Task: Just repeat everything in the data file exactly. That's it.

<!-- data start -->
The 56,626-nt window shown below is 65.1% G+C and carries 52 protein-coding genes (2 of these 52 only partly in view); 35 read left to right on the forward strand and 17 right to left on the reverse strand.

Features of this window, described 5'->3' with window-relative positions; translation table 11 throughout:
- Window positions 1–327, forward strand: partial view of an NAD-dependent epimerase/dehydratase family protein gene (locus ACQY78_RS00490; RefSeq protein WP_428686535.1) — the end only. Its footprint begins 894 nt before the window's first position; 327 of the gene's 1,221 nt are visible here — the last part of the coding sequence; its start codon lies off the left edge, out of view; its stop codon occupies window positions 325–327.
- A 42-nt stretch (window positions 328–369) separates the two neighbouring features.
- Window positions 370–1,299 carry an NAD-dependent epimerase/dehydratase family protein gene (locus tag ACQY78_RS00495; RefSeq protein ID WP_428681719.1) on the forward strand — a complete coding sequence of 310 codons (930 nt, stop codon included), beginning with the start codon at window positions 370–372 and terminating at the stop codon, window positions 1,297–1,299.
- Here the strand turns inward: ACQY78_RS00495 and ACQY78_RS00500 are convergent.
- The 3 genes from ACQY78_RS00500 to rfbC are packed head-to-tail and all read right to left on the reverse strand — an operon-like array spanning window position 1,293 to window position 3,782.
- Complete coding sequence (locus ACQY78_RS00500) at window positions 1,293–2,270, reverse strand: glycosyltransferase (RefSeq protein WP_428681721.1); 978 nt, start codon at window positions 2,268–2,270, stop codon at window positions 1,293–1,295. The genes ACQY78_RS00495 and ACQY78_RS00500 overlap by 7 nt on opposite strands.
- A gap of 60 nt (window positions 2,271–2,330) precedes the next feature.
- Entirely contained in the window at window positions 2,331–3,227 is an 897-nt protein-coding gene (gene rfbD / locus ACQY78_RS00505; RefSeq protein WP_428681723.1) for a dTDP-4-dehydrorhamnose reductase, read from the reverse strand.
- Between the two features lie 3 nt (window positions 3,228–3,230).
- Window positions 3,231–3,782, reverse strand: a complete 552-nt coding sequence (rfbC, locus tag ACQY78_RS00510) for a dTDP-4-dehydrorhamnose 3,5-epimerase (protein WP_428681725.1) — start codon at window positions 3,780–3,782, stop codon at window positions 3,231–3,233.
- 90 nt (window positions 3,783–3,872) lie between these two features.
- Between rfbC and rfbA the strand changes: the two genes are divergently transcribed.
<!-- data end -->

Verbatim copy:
The 56,626-nt window shown below is 65.1% G+C and carries 52 protein-coding genes (2 of these 52 only partly in view); 35 read left to right on the forward strand and 17 right to left on the reverse strand.

Features of this window, described 5'->3' with window-relative positions; translation table 11 throughout:
- Window positions 1–327, forward strand: partial view of an NAD-dependent epimerase/dehydratase family protein gene (locus ACQY78_RS00490; RefSeq protein WP_428686535.1) — the end only. Its footprint begins 894 nt before the window's first position; 327 of the gene's 1,221 nt are visible here — the last part of the coding sequence; its start codon lies off the left edge, out of view; its stop codon occupies window positions 325–327.
- A 42-nt stretch (window positions 328–369) separates the two neighbouring features.
- Window positions 370–1,299 carry an NAD-dependent epimerase/dehydratase family protein gene (locus tag ACQY78_RS00495; RefSeq protein ID WP_428681719.1) on the forward strand — a complete coding sequence of 310 codons (930 nt, stop codon included), beginning with the start codon at window positions 370–372 and terminating at the stop codon, window positions 1,297–1,299.
- Here the strand turns inward: ACQY78_RS00495 and ACQY78_RS00500 are convergent.
- The 3 genes from ACQY78_RS00500 to rfbC are packed head-to-tail and all read right to left on the reverse strand — an operon-like array spanning window position 1,293 to window position 3,782.
- Complete coding sequence (locus ACQY78_RS00500) at window positions 1,293–2,270, reverse strand: glycosyltransferase (RefSeq protein WP_428681721.1); 978 nt, start codon at window positions 2,268–2,270, stop codon at window positions 1,293–1,295. The genes ACQY78_RS00495 and ACQY78_RS00500 overlap by 7 nt on opposite strands.
- A gap of 60 nt (window positions 2,271–2,330) precedes the next feature.
- Entirely contained in the window at window positions 2,331–3,227 is an 897-nt protein-coding gene (gene rfbD / locus ACQY78_RS00505; RefSeq protein WP_428681723.1) for a dTDP-4-dehydrorhamnose reductase, read from the reverse strand.
- Between the two features lie 3 nt (window positions 3,228–3,230).
- Window positions 3,231–3,782, reverse strand: a complete 552-nt coding sequence (rfbC, locus tag ACQY78_RS00510) for a dTDP-4-dehydrorhamnose 3,5-epimerase (protein WP_428681725.1) — start codon at window positions 3,780–3,782, stop codon at window positions 3,231–3,233.
- 90 nt (window positions 3,783–3,872) lie between these two features.
- Between rfbC and rfbA the strand changes: the two genes are divergently transcribed.